We’Ve discussed, control c will exit nicely. We’Ll show you the code down here farther for that and let’s scroll down a couple more lines and here’s. The whole program really from here to here there’s, says two nested, while loops one here and one here and then a little bit of logic and some print out and that’s it. So this is just a loop forever statement, while true and the first thing I’m going to do is grab the time and we’re going to. We have to keep the old time of the new time. So we know that when one minute has elapsed and we’re going to use that down here in the second while loop, the rate counter we’re going to set to zero and that’s the one that we’re keeping pulses per minute. So we have to reset that every time we’re not resetting the total count, because we want to keep that as long as the program is running so here we’re checking to see if the old time the new time are different by more than a minute. If it’s more than a minute, it will go on to the next, it will jump out, come back up here and reset. So this is my 1 minute loop inside here. If you will, if the input is not equal to zero, in other words, it’s one I’m going to increment both of my counters, so the impellers gone by its triggered the hall effect, and I add one to each one – and here is a statement which all it Does is it prints these zeros and you’ll, see ones also when it’s running the zeros and ones just tell you that the impeller is turning, and so this all these zeros tell me the impeller has stopped and the Hall effect switch is not triggered at that point.

So that’s all that print statements doing, except if you hit the control C, what will happen is this will exit nicely? It will do these po clean up. It will tell you it exiting nicely: it will do the gpio clean up it’ll, do the SIS exit and exit nicely. If you do not do that, it will come down here. It will increment the total number of minutes. It will print the litres per minute. The total leaders and the time and then we’ll start back up here again and do a new minute and keep the old totals and just keep rolling around and around and around forever let’s, take a look and see how it works. What I’m going to do is going to use this plastic tube and I’m going to blow into the to the center, because it’s not a good idea that for me to be running water in that TV room, my wife will have me shot. So I will cheat a little bit I’m going to do another cheap. Also, as I set the time, see that tent over there. It should be 60 for one minute, but I don’t want to sit here for one minute and watch this thing scroll by so I’ve cheated a little bit. It’S been set to 10 seconds, so we’ll get a new reading every 10 seconds, but in normal real life. I would change that 10 to a 60. Okay, let’s run it you can see.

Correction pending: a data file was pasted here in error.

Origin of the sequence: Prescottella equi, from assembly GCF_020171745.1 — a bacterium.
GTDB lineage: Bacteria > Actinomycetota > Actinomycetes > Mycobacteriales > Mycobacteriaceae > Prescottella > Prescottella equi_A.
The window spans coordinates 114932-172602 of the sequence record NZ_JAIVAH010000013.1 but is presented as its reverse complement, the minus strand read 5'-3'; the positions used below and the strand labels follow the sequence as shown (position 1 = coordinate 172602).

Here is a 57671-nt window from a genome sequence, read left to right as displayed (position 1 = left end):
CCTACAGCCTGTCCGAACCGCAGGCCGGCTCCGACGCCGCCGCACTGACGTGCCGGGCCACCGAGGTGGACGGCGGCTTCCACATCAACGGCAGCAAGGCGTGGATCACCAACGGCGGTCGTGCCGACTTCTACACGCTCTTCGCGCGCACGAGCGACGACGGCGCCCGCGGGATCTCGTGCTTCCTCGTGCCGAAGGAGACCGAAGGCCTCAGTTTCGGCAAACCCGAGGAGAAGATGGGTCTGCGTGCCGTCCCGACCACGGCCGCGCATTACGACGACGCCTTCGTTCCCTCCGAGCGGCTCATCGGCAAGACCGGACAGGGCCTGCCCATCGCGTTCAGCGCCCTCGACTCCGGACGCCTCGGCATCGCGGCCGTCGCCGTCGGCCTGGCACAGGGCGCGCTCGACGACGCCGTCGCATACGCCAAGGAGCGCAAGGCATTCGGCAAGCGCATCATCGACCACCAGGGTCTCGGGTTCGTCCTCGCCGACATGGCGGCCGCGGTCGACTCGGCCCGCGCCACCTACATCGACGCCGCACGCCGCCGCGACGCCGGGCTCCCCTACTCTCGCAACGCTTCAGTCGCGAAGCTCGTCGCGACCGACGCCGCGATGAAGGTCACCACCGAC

The impeller is turning on blowing air into it, and the zero indicates that the impeller stops. So we got 12.1 litres per minute and a total of 12.1 liters. So this time we got 4 litres added onto the old one. We got 16 point one and it will just continue to do this. Okay. So this time we’ve got forty eight point: nine sixty five total third minute the date. This time, we’ve got nine point. Eight per minute: seventy four point: eight total we’re into the fourth minute, there’s the clock and so on, and so on.

 
 

arduino flow meter Video

 

 

 

 

 

 

arduino flow meter news

 

 

 

 

 

 

 

arduino flow meter Social

 

 

 

 

official.arduino
2019-10-02T19:32:52+0000

👋 Want to bring Tony Stark-like gesture control to your projects? Learn how with the BLE-enabled MKR WiFi 1010 and Nano 33 BLE Sense boards using the ArduinoBLE library.
safe image.php?d=AQDyi1ELcW4VGzhx&w=720&h=720&url=https%3A%2F%2Fhackster.imgix.net%2Fuploads%2Fattachments%2F997327%2Fblob dChOhNMmeF - arduino flow meter
official.arduino
2019-10-02T19:08:01+0000